GreenMaker V1.0 - Advanced 3D printer

    Due to the relatively thin aluminum profiles, each corner has been reinforced with a 3mm thick black steel corner, which will be laser cut and bent with a CNC bending machine, just like aluminum parts (movable parts are aluminum to reduce weight and the rest is steel)

    Chamber:
    The chamber in the 3D printer is designed to provide a high temperature that surrounds the printout in order to minimize material shrinkage, which causes cracking and warping of the elements. The heat source in the chamber is a silicone heater attached to the table. The walls of the chamber are planned to be made of 5 mm thick foamed polycarbonate plates, which insulates heat well, and I will additionally cover it with an acoustic sponge from the inside, which will soundproof the whole thing and improve thermal insulation.
    GreenMaker V1.0 - Advanced 3D printer GreenMaker V1.0 - Advanced 3D printer GreenMaker V1.0 - Advanced 3D printer GreenMaker V1.0 - Advanced 3D printer GreenMaker V1.0 - Advanced 3D printer

    12. Electronics
    [line: 2f4bfa70a4]
    The electronics are divided into two boxes, one 230V and the other with "logic".

    Inside the first one there are overcurrent protections for the entire table, the table and the 24V 300W buffer power supply, relays responsible for turning off the electronics from the Raspberry Pi level and the second responsible for the emergency button (mushroom), the 24V 0.5A standby power supply supporting the relay from the mushroom and the SSR relay controlling the table heater .

    The second box only has a voltage of 24V and inside there is the SKR 1.4 TURBO main board with the BTT EXP-MOT module. Such a set allows you to control 8 stepper motors, but in this case 7 motors were used (3x Z, X, Y + 2 extruders) and each of them has a TMC2209 driver. The X and Y axis motors have a rotation angle of 0.9 ° which is 400 steps, the rest is the standard 1.8 °.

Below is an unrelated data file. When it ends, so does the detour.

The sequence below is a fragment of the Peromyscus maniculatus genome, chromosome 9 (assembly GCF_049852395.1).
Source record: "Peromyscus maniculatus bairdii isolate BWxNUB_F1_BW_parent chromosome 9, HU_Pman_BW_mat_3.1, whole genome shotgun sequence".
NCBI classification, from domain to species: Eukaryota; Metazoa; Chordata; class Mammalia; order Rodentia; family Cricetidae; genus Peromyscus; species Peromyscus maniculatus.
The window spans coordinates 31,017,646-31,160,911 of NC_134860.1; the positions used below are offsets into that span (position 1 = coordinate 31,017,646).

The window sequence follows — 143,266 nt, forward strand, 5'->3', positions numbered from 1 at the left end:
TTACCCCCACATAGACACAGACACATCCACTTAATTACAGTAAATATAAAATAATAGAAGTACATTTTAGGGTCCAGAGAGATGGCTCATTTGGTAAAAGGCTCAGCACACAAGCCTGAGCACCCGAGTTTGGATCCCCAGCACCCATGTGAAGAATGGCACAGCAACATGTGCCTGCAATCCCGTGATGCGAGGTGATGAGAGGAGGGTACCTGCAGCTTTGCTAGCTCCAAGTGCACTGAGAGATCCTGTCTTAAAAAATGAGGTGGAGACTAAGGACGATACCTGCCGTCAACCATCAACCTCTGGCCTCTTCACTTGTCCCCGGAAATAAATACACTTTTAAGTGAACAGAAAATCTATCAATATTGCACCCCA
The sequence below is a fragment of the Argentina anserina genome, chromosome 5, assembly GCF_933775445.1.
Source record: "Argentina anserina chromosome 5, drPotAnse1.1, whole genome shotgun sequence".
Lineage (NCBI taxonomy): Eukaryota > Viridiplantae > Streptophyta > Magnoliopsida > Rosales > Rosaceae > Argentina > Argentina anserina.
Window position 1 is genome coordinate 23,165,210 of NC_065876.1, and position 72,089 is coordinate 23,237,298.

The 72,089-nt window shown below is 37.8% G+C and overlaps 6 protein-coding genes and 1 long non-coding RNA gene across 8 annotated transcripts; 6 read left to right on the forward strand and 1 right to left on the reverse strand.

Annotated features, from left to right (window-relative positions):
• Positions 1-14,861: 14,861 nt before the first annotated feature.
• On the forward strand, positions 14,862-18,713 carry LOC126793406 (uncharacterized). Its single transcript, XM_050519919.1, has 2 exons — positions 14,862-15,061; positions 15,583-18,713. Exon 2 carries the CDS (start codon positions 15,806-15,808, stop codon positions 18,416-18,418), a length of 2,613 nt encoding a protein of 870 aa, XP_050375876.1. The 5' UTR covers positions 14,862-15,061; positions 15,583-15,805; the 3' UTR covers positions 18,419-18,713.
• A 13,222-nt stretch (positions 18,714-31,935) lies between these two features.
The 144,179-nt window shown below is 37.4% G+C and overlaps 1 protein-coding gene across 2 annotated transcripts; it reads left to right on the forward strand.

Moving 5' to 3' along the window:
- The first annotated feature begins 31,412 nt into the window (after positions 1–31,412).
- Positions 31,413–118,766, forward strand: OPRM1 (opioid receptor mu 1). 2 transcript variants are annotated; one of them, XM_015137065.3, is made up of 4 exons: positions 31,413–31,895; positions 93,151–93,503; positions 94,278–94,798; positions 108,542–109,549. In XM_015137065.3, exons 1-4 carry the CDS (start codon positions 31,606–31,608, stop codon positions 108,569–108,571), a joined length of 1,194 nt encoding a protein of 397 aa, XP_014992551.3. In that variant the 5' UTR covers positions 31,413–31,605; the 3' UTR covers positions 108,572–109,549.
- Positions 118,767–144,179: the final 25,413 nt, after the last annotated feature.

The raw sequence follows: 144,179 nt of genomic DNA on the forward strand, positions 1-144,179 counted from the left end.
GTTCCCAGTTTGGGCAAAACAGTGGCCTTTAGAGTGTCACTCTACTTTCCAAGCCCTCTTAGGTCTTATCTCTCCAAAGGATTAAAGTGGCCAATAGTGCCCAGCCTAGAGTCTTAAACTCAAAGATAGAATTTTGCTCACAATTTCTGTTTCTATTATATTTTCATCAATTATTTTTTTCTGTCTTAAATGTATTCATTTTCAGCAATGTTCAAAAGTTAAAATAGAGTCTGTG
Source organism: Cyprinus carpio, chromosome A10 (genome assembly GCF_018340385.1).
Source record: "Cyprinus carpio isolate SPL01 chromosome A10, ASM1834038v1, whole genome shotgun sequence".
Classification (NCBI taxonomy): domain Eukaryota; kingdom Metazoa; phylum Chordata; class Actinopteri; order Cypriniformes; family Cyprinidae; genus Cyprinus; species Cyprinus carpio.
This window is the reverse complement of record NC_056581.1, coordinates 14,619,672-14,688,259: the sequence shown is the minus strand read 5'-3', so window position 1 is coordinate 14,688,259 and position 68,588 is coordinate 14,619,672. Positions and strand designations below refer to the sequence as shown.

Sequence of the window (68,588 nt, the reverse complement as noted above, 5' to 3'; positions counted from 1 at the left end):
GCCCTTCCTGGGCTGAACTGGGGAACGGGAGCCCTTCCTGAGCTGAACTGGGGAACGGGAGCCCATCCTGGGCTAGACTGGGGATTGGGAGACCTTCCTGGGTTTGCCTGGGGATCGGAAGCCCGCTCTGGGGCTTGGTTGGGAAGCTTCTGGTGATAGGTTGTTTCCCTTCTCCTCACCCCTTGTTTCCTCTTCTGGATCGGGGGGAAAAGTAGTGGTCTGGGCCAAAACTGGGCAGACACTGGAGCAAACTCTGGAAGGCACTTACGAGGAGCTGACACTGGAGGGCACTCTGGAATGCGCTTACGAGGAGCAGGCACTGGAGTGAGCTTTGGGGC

These controllers allow you to return to the zero position (homing) using the method called "sensorless homing", i.e. the lack of confirmation of the correct step by the controller, because the motor has reached the end position and pressed against the frame.
    I do not know whether I will use this function or use optical limit switches.

    In the meantime, I managed to buy the SKR GTR board, which is based on the STM32F407IGT6 chip and I will probably use it because it has several times more GPIO than that board and I lacked, among other things, one PWM port for servo control and the additional BTT M5 module allows for total control 11 engines.

    The board will be controlled by Klipper Firmware, which is probably the only one suitable for such an extensive machine.

    In order to function, apart from the "executive" board, the klipper needs a computing part, which will be performed by the Raspberry Pi 4 in the 4GB version of the framework.
    A 5 "touch display is connected to the RPi via the DSI socket and the RPi itself is connected to the motherboard via UART.

    One of the interesting functions of the clipper is, for example, the ADXL345 accelerometer operation and the measurement of head vibration and resonance frequency as well as the selection of acceleration in such a way as not to lead to it.
    GreenMaker V1.0 - Advanced 3D printer

    As for the firmware inside the RPi, it is Mainsail + Fluidd graphic overlay.

    As the sockets connecting the second box with the world, I used the GX12 and GX16 sockets for the accelerometer. This allows for quick disconnection of cables and replacement of a given component.

    GreenMaker V1.0 - Advanced 3D printer GreenMaker V1.0 - Advanced 3D printer

    13. Compressed air cooling system for printout
    [line: 2f4bfa70a4]

    Due to the small dimensions of the head (45x45mm), I was unable to fit the 5015 fan without excessively increasing the external dimensions.
    I decided to move the "drive" outside the head and use an air pump called berd-air, which I will place next to the electronics.
    GreenMaker V1.0 - Advanced 3D printer
    It is a diaphragm air pump powered by a 555 24V engine with a capacity of 15L / min. Thanks to this, I can only bring a silicone hose with a diameter of ~ 6mm to the head.